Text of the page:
A new homology prediction method developed by researchers at Carnegie Mellon University has raised questions about the applicability of commonly used sequence similarity tools such as Blast for analyzing the evolution of multidomain proteins.
The method, called Neighborhood Correlation, was developed specifically to deal with the challenge of multidomain proteins — proteins comprised of multiple sequence segments. While these proteins represent around 40 percent of the proteome in metazoans, they present a hurdle for current homology analysis tools because it is difficult to determine whether a common sequence is the result of shared ancestry or of domain insertion.
Neighborhood Correlation, described in a recent PLoS Computational Biology paper, relies on a sequence similarity network that is weighted to give gene duplication and domain insertion very “neighborhood structures,” which enables the method to distinguish true homologs from domain-only matches, according to the authors.
In the paper, Dannie Durand, a computational biologist at Carnegie Mellon, and colleagues demonstrated that the method outperformed sequence similarity methods like Blast and Psi-Blast against a curated benchmark data set of sequences known to share common ancestry.
“The paper really tackles a fundamental problem that people have been hoping to avoid,” said David Haussler, director of biomolecular engineering at the University of California at Santa Cruz and Howard Hughes Medical Investigator. “No one has really faced it head-on before so I commend [Durand] for [that]. … She puts her method up against some others and demonstrates better performance.”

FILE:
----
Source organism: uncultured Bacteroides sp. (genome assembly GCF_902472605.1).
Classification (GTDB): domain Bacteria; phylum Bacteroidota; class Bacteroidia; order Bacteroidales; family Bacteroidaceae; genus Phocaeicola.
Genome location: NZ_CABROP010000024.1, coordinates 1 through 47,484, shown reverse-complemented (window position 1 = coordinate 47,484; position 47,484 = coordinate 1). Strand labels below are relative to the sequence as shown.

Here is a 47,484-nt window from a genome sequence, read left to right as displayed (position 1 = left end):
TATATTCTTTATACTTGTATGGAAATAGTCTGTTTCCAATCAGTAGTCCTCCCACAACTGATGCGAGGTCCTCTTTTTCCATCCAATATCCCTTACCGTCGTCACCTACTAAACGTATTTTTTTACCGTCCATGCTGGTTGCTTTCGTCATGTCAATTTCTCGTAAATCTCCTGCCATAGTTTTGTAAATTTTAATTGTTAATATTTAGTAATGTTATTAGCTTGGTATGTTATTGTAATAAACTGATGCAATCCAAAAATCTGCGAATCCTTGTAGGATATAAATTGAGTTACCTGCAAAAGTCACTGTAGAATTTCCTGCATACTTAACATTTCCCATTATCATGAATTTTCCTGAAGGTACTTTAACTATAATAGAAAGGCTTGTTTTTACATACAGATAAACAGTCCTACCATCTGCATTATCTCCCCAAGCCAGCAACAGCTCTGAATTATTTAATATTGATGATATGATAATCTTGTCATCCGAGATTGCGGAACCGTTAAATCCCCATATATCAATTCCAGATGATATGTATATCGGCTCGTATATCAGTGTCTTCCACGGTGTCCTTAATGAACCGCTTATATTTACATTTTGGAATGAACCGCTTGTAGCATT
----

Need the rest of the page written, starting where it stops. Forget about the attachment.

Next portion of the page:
Haussler noted that current methods either filter out multidomain proteins or ignore them, which can lead to spurious results. “If the same domain is inserted into two different proteins, that doesn’t make them related — it makes the little domain part of the proteins related, but it doesn’t make the proteins as a whole related. And the aligner will blissfully align those two things and suggest that these two proteins might be related,” he said.
Neighborhood Correlation takes a geographical view, looking at the genomic neighborhood, Durand explained to BioInform. “Basically we make a network … in which every dot or node is a sequence … a line between two dots means there is a meaningful Blast score,” she said. “If the neighborhoods are similar, the genes are related, if they are not similar, we say the genes aren’t related.”
The method adds a step to a normal Blast alignment in order to look at genes in this geographic context. The scientists also developed a visualization tool for their method but have not published it yet as they are still working the “the kinks out,” said Durand. She said that this visualization tool is built on Google Earth and that she plans to make it generally available for researchers to navigate their data.
The genomic network is organized such that it tells the evolutionary history of the genes in a given region, enabling scientists to ask other questions concerning homology, Durand said.
She added that Neighborhood Correlation expands the possibilities for the genomic analysis of modular gene domains by distinguishing multidomain homologs from unrelated sequence pairs that share a domain. It adds a statistical evaluation step to alignment with Blast or PSI-Blast and “gives pairwise scores … [offering] an additional parameter for triage.”
By looking geographically at this network, “we are able to separate pairs that are related and pairs that aren’t, where the more traditional methods haven’t been able to do that,” Durand said.
“Users who will find this [method] most useful are people who have to do large-scale comparison, [who] can’t look at every pair individually, and [need to] make a judgment call,” she said. Scientists running Blast will find “the additional cost of running the neighborhood score is very low,” she said.